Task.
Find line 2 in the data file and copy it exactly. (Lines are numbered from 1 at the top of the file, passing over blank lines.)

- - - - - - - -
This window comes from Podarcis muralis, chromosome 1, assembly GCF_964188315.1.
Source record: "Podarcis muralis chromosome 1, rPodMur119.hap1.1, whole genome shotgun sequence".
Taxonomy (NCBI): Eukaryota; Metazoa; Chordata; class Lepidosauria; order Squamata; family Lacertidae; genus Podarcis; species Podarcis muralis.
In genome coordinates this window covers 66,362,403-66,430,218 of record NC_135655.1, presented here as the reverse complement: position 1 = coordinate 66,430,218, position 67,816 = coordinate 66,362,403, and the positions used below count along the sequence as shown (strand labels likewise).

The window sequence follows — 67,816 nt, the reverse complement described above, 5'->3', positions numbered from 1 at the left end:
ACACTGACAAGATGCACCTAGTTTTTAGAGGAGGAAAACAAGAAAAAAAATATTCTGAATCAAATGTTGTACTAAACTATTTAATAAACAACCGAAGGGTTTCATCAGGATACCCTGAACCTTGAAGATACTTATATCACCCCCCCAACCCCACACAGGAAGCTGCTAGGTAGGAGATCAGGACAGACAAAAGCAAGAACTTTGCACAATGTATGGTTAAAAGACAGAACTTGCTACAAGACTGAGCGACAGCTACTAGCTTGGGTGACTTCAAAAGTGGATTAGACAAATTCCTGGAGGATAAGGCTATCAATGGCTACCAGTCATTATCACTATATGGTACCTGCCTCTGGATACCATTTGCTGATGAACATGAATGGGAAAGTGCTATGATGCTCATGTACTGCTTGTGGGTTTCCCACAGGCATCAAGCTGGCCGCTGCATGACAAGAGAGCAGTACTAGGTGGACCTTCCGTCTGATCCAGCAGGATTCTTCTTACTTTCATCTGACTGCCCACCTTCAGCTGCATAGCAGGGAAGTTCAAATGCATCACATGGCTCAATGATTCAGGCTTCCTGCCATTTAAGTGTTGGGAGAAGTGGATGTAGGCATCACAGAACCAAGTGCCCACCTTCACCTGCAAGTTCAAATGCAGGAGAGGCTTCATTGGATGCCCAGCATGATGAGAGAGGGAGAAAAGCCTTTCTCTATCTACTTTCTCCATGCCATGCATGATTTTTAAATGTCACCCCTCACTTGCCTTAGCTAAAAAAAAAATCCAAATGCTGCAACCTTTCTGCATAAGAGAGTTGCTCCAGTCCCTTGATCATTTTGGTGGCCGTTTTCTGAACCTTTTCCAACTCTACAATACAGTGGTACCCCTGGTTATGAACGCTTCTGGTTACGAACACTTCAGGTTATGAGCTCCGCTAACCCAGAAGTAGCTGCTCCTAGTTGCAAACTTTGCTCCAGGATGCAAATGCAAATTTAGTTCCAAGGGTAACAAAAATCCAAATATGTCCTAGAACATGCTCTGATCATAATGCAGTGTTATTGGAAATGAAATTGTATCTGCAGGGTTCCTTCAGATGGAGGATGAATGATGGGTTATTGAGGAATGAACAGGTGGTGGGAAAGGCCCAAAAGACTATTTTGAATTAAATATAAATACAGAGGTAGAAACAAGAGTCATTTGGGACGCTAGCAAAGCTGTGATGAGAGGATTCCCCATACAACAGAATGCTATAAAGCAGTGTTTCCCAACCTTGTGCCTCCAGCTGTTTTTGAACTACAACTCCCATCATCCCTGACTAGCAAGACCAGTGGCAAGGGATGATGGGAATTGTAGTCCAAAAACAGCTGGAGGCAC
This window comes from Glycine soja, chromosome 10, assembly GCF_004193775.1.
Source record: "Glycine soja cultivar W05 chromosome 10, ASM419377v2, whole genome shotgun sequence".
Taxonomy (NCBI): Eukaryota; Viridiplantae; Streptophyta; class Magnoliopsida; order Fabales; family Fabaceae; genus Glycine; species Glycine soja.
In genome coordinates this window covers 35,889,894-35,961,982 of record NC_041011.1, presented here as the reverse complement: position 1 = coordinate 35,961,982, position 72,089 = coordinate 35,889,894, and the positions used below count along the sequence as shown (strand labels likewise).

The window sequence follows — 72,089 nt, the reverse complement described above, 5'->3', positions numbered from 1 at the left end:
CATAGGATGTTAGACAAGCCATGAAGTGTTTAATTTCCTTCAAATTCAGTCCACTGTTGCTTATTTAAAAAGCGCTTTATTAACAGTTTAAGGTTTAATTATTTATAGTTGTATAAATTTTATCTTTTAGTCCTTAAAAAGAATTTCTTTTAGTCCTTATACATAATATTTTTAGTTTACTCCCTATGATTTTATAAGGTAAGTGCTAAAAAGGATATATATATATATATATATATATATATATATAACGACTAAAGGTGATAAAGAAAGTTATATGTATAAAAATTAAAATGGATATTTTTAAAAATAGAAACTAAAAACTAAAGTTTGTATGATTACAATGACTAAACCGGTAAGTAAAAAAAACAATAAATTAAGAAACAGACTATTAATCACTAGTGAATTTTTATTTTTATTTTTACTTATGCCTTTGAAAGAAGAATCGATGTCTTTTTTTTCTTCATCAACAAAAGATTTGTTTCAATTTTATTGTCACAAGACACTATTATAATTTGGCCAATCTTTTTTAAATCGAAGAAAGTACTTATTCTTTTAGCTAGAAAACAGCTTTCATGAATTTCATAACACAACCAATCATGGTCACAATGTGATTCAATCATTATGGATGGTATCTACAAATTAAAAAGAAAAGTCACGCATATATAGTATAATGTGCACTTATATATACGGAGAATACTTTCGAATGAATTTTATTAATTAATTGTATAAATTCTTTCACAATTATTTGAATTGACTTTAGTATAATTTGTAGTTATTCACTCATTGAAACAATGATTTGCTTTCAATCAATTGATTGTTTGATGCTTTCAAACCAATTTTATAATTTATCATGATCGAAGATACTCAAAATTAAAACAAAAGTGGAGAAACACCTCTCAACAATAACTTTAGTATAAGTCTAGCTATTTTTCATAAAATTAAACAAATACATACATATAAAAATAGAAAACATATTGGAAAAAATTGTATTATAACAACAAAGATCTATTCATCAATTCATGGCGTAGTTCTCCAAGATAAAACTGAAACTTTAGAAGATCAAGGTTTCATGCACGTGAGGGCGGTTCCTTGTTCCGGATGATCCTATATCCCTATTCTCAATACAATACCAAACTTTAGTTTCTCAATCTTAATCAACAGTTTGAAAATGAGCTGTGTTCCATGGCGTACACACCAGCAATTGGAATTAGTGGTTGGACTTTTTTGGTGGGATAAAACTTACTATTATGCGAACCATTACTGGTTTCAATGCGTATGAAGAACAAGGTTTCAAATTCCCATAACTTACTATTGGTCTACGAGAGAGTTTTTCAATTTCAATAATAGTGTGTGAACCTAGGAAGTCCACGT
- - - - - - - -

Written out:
Source record: "Podarcis muralis chromosome 1, rPodMur119.hap1.1, whole genome shotgun sequence".